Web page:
Pacific missile test lights up Nevada skies

WASHINGTON - In an apparent setback on the Pentagon's drive to develop a national missile defense, a prototype missile interceptor streaked into space Tuesday night in search of a mock warhead launched from an Air Force base in California but failed to hit the target, a Pentagon official announced.

''An intercept was not achieved for reasons unknown at this time,'' spokesman Air Force Lt. Col. Rick Lehner said.

The mock warhead was meant to simulate a nuclear attack on the United States, and a successful intercept would have provided a dramatic boost to the Pentagon's effort to show missile defense can work.

The interceptor rocket was launched from a U.S. Army missile range on Kwajalein Atoll in the Marshall Islands, about 20 minutes after the target missile lifted off from Vandenberg Air Force Base at 6:19 p.m. and headed over the Pacific Ocean.

The light from the missile flashed in the sky over much of Northern Nevada on Tuesday evening.

A Fallon Naval Air Station watch commander said his office had received several calls from a wide geographic area reporting "bright lights." He said flashes were visible in Carson City, Hawthorne and Fernley.

A Carson City dispatcher said that an "unofficial source" called earlier in the day, reporting that some missile testing over the Pacific Ocean might be visible in the Tahoe area. She also reported several calls about the lights.

A National Weather Service forecaster said that it is unlikely that flashes in the sky could be related to any weather phenomena.

Lehner said Pentagon officials would conduct an extensive review of the test data to determine why the interceptor missed the target. He said the first preliminary report would not be available for at least 48 hours.

The interceptor launch went off as planned, Lehner said. ''What happened after it got into space we do not know,'' he said.

Pentagon officials had asserted before the test that even if the interceptor failed to hit its target, there were other important goals for the test, including the first test of a computerized battle management system that is designed to communicate with the interceptor as it soars into space.

Lehner said there was no immediate word on whether these other aspects of the test worked as planned.

In remarks to reporters several hours before the test, Pentagon spokesman Kenneth Bacon said that if the interceptor, called a ''kill vehicle,'' succeeded in hitting the target warhead - and if all of the radar, communications and other technical aspects of the test worked correctly - then the Pentagon would have met its self-defined minimum standard for recommending that the system is feasible to deploy.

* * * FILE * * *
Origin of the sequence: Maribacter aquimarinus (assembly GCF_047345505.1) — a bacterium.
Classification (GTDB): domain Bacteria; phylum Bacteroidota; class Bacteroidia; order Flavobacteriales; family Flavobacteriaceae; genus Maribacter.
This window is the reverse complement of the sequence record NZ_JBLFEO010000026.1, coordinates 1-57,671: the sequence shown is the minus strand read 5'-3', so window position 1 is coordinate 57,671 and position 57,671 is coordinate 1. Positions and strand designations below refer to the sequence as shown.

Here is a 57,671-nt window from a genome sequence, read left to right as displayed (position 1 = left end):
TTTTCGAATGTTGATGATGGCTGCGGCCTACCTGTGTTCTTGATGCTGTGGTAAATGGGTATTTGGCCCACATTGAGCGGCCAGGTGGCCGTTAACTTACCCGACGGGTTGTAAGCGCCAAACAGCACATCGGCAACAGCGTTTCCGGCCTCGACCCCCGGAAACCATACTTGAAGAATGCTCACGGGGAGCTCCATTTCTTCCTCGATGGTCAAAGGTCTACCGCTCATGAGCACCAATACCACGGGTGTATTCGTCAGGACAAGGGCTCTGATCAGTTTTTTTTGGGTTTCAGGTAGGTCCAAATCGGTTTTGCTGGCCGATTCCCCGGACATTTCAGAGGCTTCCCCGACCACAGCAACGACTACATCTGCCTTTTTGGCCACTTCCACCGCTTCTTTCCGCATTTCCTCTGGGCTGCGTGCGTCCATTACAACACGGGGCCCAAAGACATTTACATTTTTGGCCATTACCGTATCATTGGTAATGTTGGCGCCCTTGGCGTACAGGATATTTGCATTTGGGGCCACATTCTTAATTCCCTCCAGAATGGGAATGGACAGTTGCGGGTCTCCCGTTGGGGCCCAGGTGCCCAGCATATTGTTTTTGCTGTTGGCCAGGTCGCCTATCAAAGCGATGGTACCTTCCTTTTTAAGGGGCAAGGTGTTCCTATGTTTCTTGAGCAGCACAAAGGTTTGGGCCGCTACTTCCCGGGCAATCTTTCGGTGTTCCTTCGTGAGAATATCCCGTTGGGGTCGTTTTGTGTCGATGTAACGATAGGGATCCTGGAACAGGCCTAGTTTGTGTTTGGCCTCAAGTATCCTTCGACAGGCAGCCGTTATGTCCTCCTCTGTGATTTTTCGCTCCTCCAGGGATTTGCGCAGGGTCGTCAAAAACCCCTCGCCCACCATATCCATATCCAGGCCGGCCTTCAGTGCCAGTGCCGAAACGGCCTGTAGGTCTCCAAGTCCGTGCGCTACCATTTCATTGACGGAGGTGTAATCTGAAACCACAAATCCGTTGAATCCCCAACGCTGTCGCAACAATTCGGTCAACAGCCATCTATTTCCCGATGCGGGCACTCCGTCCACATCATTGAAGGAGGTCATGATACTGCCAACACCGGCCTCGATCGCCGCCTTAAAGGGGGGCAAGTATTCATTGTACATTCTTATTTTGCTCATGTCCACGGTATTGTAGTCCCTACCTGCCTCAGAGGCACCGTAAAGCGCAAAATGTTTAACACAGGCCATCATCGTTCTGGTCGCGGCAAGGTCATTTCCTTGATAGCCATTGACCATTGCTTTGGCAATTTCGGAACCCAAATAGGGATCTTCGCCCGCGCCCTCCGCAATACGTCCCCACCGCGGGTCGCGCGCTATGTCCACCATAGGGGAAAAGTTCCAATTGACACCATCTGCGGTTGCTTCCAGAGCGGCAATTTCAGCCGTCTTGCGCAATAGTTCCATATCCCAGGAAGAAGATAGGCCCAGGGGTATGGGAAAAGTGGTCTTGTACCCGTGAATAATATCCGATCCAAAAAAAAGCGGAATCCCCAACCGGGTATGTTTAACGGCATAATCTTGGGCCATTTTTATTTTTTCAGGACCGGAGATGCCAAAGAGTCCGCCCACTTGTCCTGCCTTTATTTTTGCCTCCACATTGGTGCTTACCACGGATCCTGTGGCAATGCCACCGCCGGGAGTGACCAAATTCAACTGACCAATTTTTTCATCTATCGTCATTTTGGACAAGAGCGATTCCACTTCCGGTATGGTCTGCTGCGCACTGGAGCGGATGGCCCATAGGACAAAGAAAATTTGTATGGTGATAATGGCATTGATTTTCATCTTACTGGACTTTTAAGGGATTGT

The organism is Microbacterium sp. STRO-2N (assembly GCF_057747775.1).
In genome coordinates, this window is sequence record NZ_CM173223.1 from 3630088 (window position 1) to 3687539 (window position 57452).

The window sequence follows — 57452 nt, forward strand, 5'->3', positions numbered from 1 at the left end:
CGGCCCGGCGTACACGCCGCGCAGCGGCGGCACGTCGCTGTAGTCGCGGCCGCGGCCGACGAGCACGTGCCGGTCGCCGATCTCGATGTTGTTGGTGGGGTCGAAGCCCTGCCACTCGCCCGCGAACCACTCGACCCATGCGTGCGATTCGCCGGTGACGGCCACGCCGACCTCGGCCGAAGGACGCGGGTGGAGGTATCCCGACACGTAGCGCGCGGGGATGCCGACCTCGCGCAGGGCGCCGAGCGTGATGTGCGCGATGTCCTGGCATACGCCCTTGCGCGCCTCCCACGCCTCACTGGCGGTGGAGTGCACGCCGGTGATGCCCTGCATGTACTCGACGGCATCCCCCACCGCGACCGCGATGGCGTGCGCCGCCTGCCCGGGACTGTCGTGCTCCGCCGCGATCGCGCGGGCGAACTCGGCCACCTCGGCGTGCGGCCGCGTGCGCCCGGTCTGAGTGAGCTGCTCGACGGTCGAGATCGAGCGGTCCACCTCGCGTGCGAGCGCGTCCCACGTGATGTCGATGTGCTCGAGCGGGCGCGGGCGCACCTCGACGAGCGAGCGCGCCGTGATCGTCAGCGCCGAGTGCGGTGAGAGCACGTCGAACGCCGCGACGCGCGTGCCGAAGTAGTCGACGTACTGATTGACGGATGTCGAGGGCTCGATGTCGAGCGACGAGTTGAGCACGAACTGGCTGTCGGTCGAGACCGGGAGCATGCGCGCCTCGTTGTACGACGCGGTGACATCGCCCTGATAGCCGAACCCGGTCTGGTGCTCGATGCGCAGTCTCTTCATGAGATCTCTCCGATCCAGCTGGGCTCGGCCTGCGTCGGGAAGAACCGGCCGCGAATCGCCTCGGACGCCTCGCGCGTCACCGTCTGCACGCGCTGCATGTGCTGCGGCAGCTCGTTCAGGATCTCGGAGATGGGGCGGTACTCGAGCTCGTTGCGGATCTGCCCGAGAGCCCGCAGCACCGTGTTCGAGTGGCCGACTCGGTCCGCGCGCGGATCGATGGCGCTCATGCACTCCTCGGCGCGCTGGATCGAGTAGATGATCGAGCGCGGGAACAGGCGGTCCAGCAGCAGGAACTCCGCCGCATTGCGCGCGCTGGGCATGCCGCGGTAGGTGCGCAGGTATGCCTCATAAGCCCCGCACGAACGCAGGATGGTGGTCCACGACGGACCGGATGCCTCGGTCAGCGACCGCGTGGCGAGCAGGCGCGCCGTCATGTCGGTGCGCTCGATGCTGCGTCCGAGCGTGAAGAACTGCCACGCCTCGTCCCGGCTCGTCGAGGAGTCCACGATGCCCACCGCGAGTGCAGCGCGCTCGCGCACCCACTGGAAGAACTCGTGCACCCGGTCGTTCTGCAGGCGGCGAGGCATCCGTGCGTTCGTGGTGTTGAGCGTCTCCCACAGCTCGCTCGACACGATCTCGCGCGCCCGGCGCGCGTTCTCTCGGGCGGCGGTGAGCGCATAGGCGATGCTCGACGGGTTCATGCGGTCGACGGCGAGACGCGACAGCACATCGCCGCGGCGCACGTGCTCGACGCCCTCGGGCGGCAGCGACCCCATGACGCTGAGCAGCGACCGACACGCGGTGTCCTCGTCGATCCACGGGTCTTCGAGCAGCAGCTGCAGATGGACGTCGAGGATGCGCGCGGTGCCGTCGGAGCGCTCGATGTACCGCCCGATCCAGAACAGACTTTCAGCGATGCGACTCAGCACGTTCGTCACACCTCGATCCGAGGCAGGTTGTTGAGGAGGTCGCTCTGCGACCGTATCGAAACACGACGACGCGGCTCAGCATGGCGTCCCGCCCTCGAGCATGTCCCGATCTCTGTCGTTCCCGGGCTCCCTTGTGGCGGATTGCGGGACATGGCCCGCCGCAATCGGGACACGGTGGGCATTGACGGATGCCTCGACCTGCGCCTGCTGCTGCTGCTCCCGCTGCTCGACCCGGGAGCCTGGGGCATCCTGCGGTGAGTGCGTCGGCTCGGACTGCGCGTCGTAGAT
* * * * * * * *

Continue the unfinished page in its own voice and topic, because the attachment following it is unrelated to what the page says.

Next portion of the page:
An initial test last October resulted in a successful intercept.

''I think we just have to wait until all the results are in and see how they mesh together before we can say it's a successful integrated systems test,'' Bacon told reporters before the scheduled start of the test.

More than a dozen protesters held a vigil outside Vandenberg Air Force Base on Tuesday to protest the test. ''We were all holding up signs protesting this wrongheaded thing our government is doing,'' said Bud Boothe, 74, a member of the Global Network Against Weapons and Nuclear Power in Space.

Nuclear powers Russia and China are the most vocal opponents of a proposed U.S. national missile defense, but it is North Korea - economically destitute, politically isolated and militarily hostile - that Clinton administration officials say poses the most immediate missile threat.

Thus the initial version of a national missile defense, as envisioned by Pentagon planners, would be designed mainly to counter a small-scale attack from North Korea. More robust defenses might be added later to shield American territory from missile attacks by other so-called rogue nations, like Iraq or Iran.

President Clinton may decide as early as this summer whether to go ahead with a national missile defense, which the Pentagon estimates will cost at least $12.7 billion over the next five years. It could be ready for use by 2005, although many officials involved in the program believe that may be too ambitious.

Russia is concerned that a U.S. missile defense system would undermine the deterrent value of its nuclear missile arsenal, as is China.

John Hamre, the deputy U.S. defense secretary, said Tuesday that Russia and China need not worry about the U.S. system, which would be designed to counter limited missile attacks from ''rogue'' countries like North Korea.

In an interview in his Pentagon office, Hamre said North Korea is a legitimate source of worry about a surprise missile attack, since it has taken the apparently irrational course of investing heavily in developing a long-range missile capability even though no one is threatening it and even while many of its people are starving.

''There is no rational reason why North Korea, with the economic straits that they are in, would choose such a provocative thing to do,'' Hamre said. ''This is a country that doesn't care about the opinion of the international community,'' and therefore must be judged capable of attacking the United States unprovoked.


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